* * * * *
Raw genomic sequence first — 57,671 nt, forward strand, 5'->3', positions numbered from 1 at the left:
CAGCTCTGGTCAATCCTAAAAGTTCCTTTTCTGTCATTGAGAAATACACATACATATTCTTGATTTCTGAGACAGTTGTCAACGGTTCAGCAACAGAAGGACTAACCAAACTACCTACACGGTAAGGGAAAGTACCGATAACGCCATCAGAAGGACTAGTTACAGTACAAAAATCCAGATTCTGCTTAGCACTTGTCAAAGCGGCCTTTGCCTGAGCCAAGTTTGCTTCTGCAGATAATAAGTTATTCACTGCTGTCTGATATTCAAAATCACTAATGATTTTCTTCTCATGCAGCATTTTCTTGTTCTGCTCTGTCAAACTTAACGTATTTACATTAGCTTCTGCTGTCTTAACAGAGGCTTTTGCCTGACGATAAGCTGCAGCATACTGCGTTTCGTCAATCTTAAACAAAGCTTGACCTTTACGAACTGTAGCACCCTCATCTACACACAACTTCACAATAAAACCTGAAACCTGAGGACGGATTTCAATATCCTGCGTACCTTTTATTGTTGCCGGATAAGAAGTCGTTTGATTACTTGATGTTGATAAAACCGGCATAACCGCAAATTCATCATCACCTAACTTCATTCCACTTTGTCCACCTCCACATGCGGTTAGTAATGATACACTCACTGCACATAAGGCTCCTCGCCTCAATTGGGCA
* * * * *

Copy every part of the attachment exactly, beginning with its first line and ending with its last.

Raw genomic sequence first — 57,671 nt, forward strand, 5'->3', positions numbered from 1 at the left:
CAGCTCTGGTCAATCCTAAAAGTTCCTTTTCTGTCATTGAGAAATACACATACATATTCTTGATTTCTGAGACAGTTGTCAACGGTTCAGCAACAGAAGGACTAACCAAACTACCTACACGGTAAGGGAAAGTACCGATAACGCCATCAGAAGGACTAGTTACAGTACAAAAATCCAGATTCTGCTTAGCACTTGTCAAAGCGGCCTTTGCCTGAGCCAAGTTTGCTTCTGCAGATAATAAGTTATTCACTGCTGTCTGATATTCAAAATCACTAATGATTTTCTTCTCATGCAGCATTTTCTTGTTCTGCTCTGTCAAACTTAACGTATTTACATTAGCTTCTGCTGTCTTAACAGAGGCTTTTGCCTGACGATAAGCTGCAGCATACTGCGTTTCGTCAATCTTAAACAAAGCTTGACCTTTACGAACTGTAGCACCCTCATCTACACACAACTTCACAATAAAACCTGAAACCTGAGGACGGATTTCAATATCCTGCGTACCTTTTATTGTTGCCGGATAAGAAGTCGTTTGATTACTTGATGTTGATAAAACCGGCATAACCGCAAATTCATCATCACCTAACTTCATTCCACTTTGTCCACCTCCACATGCGGTTAGTAATGATACACTCACTGCACATAAGGCTCCTCGCCTCAATTGGGCA